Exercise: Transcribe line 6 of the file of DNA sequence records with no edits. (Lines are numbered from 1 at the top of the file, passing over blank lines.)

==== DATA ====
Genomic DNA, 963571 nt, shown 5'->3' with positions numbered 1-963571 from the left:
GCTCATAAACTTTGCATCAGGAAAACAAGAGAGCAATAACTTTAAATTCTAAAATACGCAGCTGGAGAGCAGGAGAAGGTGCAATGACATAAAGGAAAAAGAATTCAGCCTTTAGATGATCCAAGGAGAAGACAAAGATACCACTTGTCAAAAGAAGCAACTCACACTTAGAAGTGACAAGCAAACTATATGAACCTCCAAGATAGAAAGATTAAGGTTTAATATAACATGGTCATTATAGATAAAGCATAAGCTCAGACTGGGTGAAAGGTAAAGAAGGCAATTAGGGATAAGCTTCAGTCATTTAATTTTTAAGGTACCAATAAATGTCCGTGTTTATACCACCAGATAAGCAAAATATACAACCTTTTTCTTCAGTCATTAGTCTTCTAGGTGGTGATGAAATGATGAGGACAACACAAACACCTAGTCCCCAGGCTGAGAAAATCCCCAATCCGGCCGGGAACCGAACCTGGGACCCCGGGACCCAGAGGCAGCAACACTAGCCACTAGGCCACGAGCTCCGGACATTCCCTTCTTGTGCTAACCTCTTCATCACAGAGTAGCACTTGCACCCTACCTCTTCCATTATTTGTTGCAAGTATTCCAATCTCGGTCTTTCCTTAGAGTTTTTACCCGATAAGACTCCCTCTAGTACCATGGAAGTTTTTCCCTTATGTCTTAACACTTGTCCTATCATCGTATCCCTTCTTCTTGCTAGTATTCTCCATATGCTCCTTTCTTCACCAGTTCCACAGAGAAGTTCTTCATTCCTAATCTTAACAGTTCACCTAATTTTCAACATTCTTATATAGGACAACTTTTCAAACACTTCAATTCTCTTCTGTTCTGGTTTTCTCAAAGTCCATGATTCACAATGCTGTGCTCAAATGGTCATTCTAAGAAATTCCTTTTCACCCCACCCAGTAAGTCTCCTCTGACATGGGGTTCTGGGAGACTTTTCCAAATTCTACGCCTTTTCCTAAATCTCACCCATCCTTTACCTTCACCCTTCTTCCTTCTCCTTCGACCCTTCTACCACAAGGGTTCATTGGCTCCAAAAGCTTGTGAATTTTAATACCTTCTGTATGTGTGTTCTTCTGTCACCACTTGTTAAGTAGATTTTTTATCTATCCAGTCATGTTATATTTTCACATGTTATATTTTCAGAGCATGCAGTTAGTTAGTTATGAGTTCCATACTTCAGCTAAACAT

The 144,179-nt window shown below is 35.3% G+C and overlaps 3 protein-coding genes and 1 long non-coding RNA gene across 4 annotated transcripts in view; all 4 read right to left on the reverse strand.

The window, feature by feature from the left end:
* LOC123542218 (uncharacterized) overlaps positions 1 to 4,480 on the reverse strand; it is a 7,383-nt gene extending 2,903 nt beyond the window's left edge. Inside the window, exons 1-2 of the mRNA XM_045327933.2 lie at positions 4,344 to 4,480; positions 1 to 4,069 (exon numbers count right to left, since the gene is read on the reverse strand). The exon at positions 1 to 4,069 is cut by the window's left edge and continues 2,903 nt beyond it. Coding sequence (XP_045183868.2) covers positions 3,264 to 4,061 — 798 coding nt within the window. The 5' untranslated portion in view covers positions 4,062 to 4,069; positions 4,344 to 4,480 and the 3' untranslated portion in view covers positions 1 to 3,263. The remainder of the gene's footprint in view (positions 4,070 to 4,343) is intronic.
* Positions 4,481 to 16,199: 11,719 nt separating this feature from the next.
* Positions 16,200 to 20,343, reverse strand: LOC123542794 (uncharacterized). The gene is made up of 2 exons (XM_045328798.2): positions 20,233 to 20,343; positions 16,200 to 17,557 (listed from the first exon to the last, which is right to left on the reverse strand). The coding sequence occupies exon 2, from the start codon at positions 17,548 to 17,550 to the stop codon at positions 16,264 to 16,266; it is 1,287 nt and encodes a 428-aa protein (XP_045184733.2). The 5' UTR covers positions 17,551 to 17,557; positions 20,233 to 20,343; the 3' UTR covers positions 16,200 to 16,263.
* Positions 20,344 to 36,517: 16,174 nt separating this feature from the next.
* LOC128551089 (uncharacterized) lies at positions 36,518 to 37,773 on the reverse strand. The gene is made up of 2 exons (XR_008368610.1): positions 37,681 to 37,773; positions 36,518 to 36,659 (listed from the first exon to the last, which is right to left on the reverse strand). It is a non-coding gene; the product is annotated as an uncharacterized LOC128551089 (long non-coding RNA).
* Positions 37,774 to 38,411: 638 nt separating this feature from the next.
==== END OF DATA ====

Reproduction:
* Positions 4,481 to 16,199: 11,719 nt separating this feature from the next.